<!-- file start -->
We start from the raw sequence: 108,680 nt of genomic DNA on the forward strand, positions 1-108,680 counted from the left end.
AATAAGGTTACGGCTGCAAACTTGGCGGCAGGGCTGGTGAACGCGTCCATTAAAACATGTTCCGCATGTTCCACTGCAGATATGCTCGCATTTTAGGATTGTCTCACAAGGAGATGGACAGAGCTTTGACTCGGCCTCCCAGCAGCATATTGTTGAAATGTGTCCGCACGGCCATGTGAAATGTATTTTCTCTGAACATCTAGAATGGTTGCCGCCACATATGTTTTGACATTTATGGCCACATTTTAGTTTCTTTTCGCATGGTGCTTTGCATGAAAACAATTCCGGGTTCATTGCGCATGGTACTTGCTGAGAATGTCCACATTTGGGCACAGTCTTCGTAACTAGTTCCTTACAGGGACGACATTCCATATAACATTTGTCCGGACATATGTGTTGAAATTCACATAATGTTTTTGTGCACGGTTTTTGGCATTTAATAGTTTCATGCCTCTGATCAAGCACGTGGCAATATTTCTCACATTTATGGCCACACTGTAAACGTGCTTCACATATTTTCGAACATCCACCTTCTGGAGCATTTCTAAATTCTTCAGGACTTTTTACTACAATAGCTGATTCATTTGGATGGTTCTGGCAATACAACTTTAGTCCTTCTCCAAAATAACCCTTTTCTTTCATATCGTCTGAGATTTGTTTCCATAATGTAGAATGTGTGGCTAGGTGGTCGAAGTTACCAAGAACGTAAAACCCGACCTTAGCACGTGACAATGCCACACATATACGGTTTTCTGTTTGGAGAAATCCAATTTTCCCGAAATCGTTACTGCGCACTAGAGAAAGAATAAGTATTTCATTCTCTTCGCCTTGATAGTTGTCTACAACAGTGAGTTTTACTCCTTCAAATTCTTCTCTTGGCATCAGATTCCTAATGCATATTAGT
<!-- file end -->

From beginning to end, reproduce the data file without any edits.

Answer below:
We start from the raw sequence: 108,680 nt of genomic DNA on the forward strand, positions 1-108,680 counted from the left end.
AATAAGGTTACGGCTGCAAACTTGGCGGCAGGGCTGGTGAACGCGTCCATTAAAACATGTTCCGCATGTTCCACTGCAGATATGCTCGCATTTTAGGATTGTCTCACAAGGAGATGGACAGAGCTTTGACTCGGCCTCCCAGCAGCATATTGTTGAAATGTGTCCGCACGGCCATGTGAAATGTATTTTCTCTGAACATCTAGAATGGTTGCCGCCACATATGTTTTGACATTTATGGCCACATTTTAGTTTCTTTTCGCATGGTGCTTTGCATGAAAACAATTCCGGGTTCATTGCGCATGGTACTTGCTGAGAATGTCCACATTTGGGCACAGTCTTCGTAACTAGTTCCTTACAGGGACGACATTCCATATAACATTTGTCCGGACATATGTGTTGAAATTCACATAATGTTTTTGTGCACGGTTTTTGGCATTTAATAGTTTCATGCCTCTGATCAAGCACGTGGCAATATTTCTCACATTTATGGCCACACTGTAAACGTGCTTCACATATTTTCGAACATCCACCTTCTGGAGCATTTCTAAATTCTTCAGGACTTTTTACTACAATAGCTGATTCATTTGGATGGTTCTGGCAATACAACTTTAGTCCTTCTCCAAAATAACCCTTTTCTTTCATATCGTCTGAGATTTGTTTCCATAATGTAGAATGTGTGGCTAGGTGGTCGAAGTTACCAAGAACGTAAAACCCGACCTTAGCACGTGACAATGCCACACATATACGGTTTTCTGTTTGGAGAAATCCAATTTTCCCGAAATCGTTACTGCGCACTAGAGAAAGAATAAGTATTTCATTCTCTTCGCCTTGATAGTTGTCTACAACAGTGAGTTTTACTCCTTCAAATTCTTCTCTTGGCATCAGATTCCTAATGCATATTAGT